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Perdue Farms highlights animal care progress in 2019 report

Credit: buhanovskiy/iStock/Thinkstock. broiler chickens
Company reports making substantial improvement in paw health over winter months.

Perdue Farms released this week its 2019 "Perdue Commitment to Animal Care Report" at its fourth annual Animal Care Summit. The summit brought together animal care thought leaders, representatives of animal welfare advocacy groups such as The Humane Society of the United States, Compassion in World Farming and Business Benchmark for Farm Animal Welfare, leading retail and foodservice customers and Perdue farmers to share updates on the company’s advancements in animal care and garner feedback from the participants.

“Our Animal Care Summit is a key part of the increased transparency and trust building with stakeholders to which we committed when we launched the animal care initiative in 2016,” company chairman Jim Perdue said. “We appreciate the opportunity to share our progress and to learn from these partners during the summit so we can continue to evolve the way we raise chickens to impact welfare in measurable ways.”

The 2019 "Perdue Commitment to Animal Care Report" summarizes progress made against 2018 goals and new initiatives being undertaken as part of Perdue’s industry-leading focus on chicken welfare, including:

  • Continuing to expand the number of farms with free-range, outdoor access, with a goal of 25% of houses having outdoor access by January 2020, allowing Perdue to meet the growing demand for PERDUE HARVESTLAND organic and free-range chicken;
  • Increasing the number of chicken houses with windows, exceeding the 2018 goal and now up to 48% of houses;
  • Continuing to make substantial improvement in paw (foot) health over the winter months, indicating a better environment for the chickens;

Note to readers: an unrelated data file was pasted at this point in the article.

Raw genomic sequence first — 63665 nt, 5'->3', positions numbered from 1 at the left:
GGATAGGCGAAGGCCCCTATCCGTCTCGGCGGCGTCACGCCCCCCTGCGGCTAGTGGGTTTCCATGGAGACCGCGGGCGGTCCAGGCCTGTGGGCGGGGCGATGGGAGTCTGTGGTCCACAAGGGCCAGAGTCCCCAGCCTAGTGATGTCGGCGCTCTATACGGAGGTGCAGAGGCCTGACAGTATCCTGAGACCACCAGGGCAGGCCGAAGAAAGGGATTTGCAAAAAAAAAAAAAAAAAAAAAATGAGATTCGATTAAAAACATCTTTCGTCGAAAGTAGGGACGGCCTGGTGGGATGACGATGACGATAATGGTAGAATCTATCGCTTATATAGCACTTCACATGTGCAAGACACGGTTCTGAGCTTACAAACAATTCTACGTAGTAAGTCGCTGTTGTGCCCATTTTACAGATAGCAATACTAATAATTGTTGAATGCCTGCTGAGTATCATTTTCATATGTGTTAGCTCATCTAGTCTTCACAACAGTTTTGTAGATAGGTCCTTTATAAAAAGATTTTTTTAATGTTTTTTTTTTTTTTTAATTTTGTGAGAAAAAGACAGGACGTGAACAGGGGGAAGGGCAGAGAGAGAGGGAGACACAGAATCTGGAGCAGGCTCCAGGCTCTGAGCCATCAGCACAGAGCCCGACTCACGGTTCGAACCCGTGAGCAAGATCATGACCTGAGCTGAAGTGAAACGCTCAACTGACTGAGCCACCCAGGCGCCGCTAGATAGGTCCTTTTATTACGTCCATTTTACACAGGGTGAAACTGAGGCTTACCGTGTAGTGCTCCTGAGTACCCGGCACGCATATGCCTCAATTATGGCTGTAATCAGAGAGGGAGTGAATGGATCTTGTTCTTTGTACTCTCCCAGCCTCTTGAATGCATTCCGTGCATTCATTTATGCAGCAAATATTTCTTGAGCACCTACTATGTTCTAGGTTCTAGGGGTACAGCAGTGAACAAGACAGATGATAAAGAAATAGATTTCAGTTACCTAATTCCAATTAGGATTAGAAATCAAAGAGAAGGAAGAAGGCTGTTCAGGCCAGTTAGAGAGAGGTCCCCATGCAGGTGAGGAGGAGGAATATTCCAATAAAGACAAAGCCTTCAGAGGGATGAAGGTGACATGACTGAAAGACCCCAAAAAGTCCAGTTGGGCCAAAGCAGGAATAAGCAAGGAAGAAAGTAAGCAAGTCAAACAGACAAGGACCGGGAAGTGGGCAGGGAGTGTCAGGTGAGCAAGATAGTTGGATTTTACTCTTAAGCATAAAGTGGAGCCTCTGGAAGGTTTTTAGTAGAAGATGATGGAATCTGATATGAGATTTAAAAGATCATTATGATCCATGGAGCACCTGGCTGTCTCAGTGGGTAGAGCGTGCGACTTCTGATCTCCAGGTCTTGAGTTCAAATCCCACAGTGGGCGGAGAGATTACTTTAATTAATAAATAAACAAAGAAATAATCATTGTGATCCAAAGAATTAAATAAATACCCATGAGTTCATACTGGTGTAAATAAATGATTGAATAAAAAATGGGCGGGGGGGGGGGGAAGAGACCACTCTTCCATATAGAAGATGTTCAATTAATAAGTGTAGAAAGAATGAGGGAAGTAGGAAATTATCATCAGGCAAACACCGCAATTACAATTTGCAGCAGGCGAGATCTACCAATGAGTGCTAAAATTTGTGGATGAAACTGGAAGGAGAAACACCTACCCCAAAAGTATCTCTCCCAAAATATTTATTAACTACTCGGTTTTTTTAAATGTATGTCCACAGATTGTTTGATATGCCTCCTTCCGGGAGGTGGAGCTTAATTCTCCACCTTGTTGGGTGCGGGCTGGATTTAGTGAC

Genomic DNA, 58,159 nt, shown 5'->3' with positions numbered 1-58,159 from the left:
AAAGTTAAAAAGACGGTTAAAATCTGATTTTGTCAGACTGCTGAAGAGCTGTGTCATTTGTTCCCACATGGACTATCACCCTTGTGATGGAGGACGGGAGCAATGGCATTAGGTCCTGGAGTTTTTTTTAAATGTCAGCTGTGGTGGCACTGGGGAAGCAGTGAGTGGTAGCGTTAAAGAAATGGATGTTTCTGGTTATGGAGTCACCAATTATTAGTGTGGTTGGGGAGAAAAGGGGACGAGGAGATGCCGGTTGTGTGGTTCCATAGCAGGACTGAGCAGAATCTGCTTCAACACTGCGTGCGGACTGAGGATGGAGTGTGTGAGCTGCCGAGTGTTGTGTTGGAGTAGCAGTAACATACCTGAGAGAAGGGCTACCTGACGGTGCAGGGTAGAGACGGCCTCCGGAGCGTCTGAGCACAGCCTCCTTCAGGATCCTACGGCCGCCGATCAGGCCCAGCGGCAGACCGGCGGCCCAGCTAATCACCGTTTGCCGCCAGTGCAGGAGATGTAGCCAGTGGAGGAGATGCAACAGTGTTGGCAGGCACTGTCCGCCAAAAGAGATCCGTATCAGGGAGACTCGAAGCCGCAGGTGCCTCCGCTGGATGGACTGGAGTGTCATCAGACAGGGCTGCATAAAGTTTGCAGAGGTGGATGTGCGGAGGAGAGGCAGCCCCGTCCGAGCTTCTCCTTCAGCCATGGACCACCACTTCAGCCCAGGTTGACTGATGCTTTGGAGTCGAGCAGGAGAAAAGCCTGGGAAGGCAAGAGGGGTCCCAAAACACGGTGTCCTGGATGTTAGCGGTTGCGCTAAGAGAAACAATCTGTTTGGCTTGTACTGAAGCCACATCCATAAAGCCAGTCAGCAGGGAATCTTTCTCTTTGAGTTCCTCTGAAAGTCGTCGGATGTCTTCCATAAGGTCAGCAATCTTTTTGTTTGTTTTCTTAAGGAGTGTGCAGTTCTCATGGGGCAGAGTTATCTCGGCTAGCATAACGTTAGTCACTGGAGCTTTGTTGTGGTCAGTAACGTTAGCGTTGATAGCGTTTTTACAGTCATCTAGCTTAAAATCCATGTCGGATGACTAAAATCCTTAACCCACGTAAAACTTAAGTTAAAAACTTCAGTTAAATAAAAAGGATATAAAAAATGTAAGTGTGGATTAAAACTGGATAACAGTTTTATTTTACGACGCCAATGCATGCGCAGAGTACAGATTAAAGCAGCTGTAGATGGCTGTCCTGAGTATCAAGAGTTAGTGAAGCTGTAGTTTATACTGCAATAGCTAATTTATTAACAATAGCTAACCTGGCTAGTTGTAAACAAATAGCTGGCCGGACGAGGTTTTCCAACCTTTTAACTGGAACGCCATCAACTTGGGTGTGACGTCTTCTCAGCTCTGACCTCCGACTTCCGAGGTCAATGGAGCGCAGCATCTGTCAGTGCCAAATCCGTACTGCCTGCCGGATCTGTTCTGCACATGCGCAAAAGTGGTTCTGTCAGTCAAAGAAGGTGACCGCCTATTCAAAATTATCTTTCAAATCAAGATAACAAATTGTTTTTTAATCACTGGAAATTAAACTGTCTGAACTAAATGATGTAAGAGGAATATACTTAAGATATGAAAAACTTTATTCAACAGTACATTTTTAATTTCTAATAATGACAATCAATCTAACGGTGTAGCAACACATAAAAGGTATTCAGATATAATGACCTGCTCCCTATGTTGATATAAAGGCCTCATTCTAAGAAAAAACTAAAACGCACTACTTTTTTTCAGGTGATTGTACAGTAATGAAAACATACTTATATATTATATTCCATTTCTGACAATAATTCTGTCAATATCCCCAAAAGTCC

• Continuing to actively study and learn about alternative breeds both to meet growing customer demand for higher-welfare chickens and to identify the traits that contribute to healthier chickens;
  • Gaining a better understanding of the contributions of windows, enrichments and space in encouraging more movement as Perdue works toward its goal of doubling chicken activity, and
  • Developing a draft verifiable plan to provide chickens that meet the 2024 criteria outlined in the “Joint Animal Protection Organization Statement on Broiler Chicken Welfare Issues” for customers who desire it.

“We continue to study and better understand how to provide what chickens want as well as what they need. This year, we learned a lot about how enrichments encourage activity, began measuring chicken comfort during transport and studied the behavioral traits of alternative breeds, among other initiatives,” said Dr. Bruce Stewart-Brown, senior vice president of food safety, quality and live operations for Perdue Foods. “I’m especially proud of our work on leg health. I’m not aware of any other company that is recording gait scores on a weekly basis and tracking leg health for every flock.”

For 2019, Perdue is launching new initiatives to further enhance chicken health and comfort at all life stages. Parent breeder issues, including weight management approaches for pullets, early chick care and challenges special to chickens raised to heavier weights will be focuses for the coming year.

In 2016, Perdue introduced the Commitments to Animal Care program to challenge the status quo on how the majority of chickens are raised in the U.S. The announcement was precedent setting not only because a major poultry company was making significant changes to its welfare practices but because Perdue was collaborating with animal welfare advocacy groups.

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